Horror director John Carpenter’s 1986 offbeat, comedy-fantasy Big Trouble in Little China is effortless in its ability to maintain a light mood and tongue-in-cheek tone. It’s the kind of film that everyone involved in knows isn’t taking itself seriously, even the viewers, and that makes it all the more fun to sit through.
Kurt Russell takes the lead role as Jack Burton, a fast-talking, macho truck driver with a John Wayne twang who gets caught up in a centuries-old underworld battle in San Francisco’s Chinatown after he agrees to go along with his friend Wang (Dennis Dun) to pick up his girlfriend (gorgeous 1981 Penthouse Pet of the Year Suzee Pai) from the airport. The duo see the girl snatched right before their eyes by a gang and determine to get her back, but the gang is working for the immortal sorcerer Lo Pan (James Hong) who needs the girl to help him break a curse that has left him skinless and without corporeal form for centuries.
Russell is helped along by a strong cast of supporters, including his up to the task sidekick Dennis Dun and a spunky Kim Catrall as a lawyer/love interest who get wrapped up in the adventures when she tangles with the gang members at the airport. Big Trouble in Little China is also defined by some impressive martial arts choreography that pays tribute to the the old Kung Fu films of the 1970s while adding in a Western twist. Special effects aren’t really too impressive, not even for 1986, but taken on the whole, they fit in just fine in this quick-paced, fun film.
The transfer of Big Trouble in Little China offered up by Arrow in this Blu-ray release was done by 20th Century Fox, and its a good one indeed. The AVC/MPEG-4 1080p encodement looks clean, richly saturated, and full of texture. The grain structure is film-like without being overwhelming or noisy, while darks and midtones are nicely nuanced. Contrast is also quite strong. This is a very pleasing effort for a film of this vintage.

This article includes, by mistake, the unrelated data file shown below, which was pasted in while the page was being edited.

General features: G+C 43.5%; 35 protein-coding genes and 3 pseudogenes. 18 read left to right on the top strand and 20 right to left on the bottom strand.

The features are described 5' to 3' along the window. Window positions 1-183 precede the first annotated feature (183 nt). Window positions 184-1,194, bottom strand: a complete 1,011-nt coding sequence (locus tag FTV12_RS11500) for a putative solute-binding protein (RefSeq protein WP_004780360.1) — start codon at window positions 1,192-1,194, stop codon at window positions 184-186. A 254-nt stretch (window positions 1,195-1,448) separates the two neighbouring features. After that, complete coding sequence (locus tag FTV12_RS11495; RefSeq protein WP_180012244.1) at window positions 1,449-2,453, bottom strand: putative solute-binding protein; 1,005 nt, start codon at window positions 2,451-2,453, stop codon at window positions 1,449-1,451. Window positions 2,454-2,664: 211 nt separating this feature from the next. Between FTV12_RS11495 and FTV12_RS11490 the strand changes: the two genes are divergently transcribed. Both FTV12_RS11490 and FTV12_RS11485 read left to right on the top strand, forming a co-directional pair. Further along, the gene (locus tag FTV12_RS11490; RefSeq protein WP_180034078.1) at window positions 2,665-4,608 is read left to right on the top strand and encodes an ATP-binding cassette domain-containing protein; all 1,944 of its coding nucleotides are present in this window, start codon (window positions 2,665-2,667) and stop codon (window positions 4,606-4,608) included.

A Dolby Digital 2.0 “surround” mix and lossless English DTS-HD Master Audio 5.1 (48kHz/24-bit) track are provided. The latter is the way to go. While the 80s musical score by Carpenter shows its age and suffers from digititis, the dialogue is clean, there’s a good bit of ambience with some spread of sound around the room, and the low end is solid if not absolutely thunderous.
We are given a good bit of extra materials here, including new interviews in HD with Carpenter, Russell, and the rest of the crew.
- Interviews (1.78:1; 1080p/24):
- Return to Little China – A brand new interview with John Carpenter (00:12:16)
- Being Jack Burton – A brand new interview with Kurt Russell (00:20:59)
- Carpenter and I – A brand new interview with cinematographer Dean Cundey (00:15:40)
- Producing Bug Trouble – A new interview with producer Larry Franco (00:15:22)
- Interview with visual effects producer Richard Edlund (00:12:32)
- Deleted Scenes:
- The Dragon of the Black Pool
- The White Tiger
- Gracie’s Office
- Thunder’s Tour
- Beneath Chinatown
- Lava Sequence
- Six Demon Bag
- Extended Ending (1.78:1; SD; 00:03:17)
- Vintage Featurette (1.33:1; SD; 00:07:28)
- Music Video (1.33:1; SD; 00:03:28)
- Trailers (2.35:1; SD; 00:02:47)
- TV Spots (1.33:1; SD):
- Who Is…?
- Gallery (1.33:1; 1080p/24
- Audio Commentary by Director John Carpenter & Actor Kurt Russell
- Reversible sleeve featuring original and newly commissioned artwork by Jay Shaw
- Booklet featuring new writing on the film by John Kenneth Muir, a reprint of an interview with production designer John Lloyd and make-up effects artist Steve Johnson on the design and effects of the film, illustrated with archive stills and posters.
The Definitive World
Big Trouble in Little China is a film that you can turn on and tune out to. It revels in its silliness, breezes by, and never takes itself seriously. Kurt Russell and his supporting cast all play along nicely in the folly and John Carpenter shows he is more than just a one trick pony.